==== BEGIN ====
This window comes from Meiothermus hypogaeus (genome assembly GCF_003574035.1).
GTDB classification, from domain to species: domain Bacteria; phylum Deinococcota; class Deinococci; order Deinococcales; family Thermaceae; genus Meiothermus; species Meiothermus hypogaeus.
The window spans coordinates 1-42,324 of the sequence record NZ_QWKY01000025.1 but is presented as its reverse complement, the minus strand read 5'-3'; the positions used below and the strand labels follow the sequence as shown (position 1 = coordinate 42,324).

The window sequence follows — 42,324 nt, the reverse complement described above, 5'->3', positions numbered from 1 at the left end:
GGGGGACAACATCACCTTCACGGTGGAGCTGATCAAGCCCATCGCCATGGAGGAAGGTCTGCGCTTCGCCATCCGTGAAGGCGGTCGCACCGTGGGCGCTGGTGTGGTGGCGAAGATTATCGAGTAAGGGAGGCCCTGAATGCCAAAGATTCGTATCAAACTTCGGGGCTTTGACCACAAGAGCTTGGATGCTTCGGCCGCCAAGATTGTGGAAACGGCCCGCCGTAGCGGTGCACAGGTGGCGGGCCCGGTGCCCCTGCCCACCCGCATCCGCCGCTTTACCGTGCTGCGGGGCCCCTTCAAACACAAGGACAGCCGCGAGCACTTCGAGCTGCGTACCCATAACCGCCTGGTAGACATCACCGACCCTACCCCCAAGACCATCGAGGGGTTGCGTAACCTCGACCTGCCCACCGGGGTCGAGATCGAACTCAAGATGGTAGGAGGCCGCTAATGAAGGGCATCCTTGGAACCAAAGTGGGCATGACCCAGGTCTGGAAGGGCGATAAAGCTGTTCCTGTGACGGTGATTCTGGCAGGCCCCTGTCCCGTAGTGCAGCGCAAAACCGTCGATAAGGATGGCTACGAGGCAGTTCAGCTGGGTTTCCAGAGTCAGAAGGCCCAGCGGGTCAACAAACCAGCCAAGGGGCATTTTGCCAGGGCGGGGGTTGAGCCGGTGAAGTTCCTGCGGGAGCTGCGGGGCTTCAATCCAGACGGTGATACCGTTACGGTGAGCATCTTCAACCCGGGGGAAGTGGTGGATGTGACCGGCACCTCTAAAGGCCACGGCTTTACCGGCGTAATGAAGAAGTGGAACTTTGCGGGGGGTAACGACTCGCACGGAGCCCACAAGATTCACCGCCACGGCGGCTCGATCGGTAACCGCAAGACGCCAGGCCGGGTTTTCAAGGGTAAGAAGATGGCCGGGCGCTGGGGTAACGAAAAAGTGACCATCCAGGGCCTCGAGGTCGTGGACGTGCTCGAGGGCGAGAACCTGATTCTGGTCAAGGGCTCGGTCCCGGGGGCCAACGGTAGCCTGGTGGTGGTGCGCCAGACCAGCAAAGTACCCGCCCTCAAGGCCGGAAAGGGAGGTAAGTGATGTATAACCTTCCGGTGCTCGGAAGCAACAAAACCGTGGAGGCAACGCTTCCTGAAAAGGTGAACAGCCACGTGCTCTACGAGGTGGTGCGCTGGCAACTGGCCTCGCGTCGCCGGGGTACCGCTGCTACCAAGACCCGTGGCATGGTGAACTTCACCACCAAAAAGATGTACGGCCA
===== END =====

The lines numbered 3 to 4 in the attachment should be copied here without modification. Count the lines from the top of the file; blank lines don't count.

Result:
The window spans coordinates 1-42,324 of the sequence record NZ_QWKY01000025.1 but is presented as its reverse complement, the minus strand read 5'-3'; the positions used below and the strand labels follow the sequence as shown (position 1 = coordinate 42,324).

The window sequence follows — 42,324 nt, the reverse complement described above, 5'->3', positions numbered from 1 at the left end: